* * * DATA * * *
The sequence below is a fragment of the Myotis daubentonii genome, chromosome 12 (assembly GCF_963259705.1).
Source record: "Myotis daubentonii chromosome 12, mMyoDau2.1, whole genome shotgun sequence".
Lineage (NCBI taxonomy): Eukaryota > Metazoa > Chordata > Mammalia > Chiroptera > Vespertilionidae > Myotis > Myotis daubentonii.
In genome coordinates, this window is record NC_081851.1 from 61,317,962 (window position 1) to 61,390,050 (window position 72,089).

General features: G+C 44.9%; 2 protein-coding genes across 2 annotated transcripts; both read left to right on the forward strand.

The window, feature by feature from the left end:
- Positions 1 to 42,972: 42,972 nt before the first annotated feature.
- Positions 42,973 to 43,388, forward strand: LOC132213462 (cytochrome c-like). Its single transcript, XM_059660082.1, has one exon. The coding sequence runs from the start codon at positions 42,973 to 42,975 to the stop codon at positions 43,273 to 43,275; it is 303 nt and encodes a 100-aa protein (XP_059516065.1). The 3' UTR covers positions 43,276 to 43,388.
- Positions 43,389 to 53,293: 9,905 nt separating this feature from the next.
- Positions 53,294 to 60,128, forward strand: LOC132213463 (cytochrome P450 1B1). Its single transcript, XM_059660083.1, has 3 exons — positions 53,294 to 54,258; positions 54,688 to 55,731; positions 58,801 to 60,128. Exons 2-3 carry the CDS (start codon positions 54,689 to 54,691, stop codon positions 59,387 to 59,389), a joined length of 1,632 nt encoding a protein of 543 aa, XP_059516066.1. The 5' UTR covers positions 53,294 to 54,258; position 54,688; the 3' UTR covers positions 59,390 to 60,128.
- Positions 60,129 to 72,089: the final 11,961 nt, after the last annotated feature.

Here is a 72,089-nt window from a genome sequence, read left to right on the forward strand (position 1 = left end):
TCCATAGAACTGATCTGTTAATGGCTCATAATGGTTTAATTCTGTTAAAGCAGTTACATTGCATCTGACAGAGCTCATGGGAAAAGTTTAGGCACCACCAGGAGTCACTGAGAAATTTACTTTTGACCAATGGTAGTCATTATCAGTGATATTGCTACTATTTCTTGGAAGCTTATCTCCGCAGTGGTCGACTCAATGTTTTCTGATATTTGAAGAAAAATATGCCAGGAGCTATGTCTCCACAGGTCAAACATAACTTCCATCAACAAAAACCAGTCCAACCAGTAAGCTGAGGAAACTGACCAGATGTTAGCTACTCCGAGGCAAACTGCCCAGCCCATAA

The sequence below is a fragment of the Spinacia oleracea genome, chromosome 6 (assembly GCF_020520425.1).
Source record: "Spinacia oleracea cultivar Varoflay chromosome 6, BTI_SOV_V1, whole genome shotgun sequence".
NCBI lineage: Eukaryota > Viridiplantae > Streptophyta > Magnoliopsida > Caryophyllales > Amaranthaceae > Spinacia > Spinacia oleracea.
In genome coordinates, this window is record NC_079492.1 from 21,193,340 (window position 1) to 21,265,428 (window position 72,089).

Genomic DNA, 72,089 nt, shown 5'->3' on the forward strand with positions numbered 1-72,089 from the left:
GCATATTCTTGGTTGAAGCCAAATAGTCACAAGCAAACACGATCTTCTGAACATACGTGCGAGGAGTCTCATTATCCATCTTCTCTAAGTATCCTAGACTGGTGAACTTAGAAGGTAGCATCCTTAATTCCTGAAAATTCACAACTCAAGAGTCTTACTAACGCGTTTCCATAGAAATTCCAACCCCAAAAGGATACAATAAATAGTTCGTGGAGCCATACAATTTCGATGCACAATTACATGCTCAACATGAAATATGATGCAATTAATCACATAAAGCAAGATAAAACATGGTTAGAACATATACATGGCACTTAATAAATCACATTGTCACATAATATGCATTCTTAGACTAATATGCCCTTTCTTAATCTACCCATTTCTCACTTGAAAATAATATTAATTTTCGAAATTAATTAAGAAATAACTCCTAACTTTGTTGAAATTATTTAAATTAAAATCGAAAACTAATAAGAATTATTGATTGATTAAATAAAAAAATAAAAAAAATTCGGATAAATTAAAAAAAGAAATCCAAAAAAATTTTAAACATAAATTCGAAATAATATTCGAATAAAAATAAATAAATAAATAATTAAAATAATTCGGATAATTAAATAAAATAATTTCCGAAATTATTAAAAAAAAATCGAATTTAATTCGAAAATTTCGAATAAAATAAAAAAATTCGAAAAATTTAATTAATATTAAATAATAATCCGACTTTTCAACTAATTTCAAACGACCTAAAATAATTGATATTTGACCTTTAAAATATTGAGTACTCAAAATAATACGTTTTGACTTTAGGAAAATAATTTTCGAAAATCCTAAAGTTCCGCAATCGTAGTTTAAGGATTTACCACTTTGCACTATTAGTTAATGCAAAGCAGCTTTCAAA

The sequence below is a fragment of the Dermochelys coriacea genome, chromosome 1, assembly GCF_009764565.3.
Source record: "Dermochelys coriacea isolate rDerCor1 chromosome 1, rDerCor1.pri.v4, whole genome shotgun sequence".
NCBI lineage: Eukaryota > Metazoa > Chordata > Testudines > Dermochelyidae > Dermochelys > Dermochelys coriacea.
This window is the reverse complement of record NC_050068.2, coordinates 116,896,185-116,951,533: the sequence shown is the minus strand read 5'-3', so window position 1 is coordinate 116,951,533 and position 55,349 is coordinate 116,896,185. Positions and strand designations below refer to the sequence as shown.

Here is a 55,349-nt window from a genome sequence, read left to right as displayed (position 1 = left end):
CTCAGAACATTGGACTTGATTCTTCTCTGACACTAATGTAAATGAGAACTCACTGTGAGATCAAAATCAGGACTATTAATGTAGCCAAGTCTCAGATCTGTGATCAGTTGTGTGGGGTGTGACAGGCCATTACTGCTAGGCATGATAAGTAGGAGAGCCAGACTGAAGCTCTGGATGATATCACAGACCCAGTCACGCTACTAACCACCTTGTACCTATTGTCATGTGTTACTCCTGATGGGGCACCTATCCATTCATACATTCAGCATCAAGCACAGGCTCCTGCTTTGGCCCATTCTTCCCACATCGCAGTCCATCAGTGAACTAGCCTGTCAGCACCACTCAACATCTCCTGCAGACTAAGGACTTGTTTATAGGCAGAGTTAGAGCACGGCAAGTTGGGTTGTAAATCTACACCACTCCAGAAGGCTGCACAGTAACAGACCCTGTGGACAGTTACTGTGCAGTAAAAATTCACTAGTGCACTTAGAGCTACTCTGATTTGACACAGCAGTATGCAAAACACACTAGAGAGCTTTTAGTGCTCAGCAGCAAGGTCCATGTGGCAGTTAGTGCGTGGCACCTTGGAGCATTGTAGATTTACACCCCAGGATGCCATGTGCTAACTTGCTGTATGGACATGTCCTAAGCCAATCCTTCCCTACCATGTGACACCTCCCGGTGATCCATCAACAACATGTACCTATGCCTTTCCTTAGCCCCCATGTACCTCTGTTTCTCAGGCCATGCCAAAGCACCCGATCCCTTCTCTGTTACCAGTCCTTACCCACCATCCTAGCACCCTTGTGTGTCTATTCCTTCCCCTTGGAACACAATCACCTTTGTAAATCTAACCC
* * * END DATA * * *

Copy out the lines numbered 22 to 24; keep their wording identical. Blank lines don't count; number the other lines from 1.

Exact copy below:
NCBI lineage: Eukaryota > Metazoa > Chordata > Testudines > Dermochelyidae > Dermochelys > Dermochelys coriacea.
This window is the reverse complement of record NC_050068.2, coordinates 116,896,185-116,951,533: the sequence shown is the minus strand read 5'-3', so window position 1 is coordinate 116,951,533 and position 55,349 is coordinate 116,896,185. Positions and strand designations below refer to the sequence as shown.

Here is a 55,349-nt window from a genome sequence, read left to right as displayed (position 1 = left end):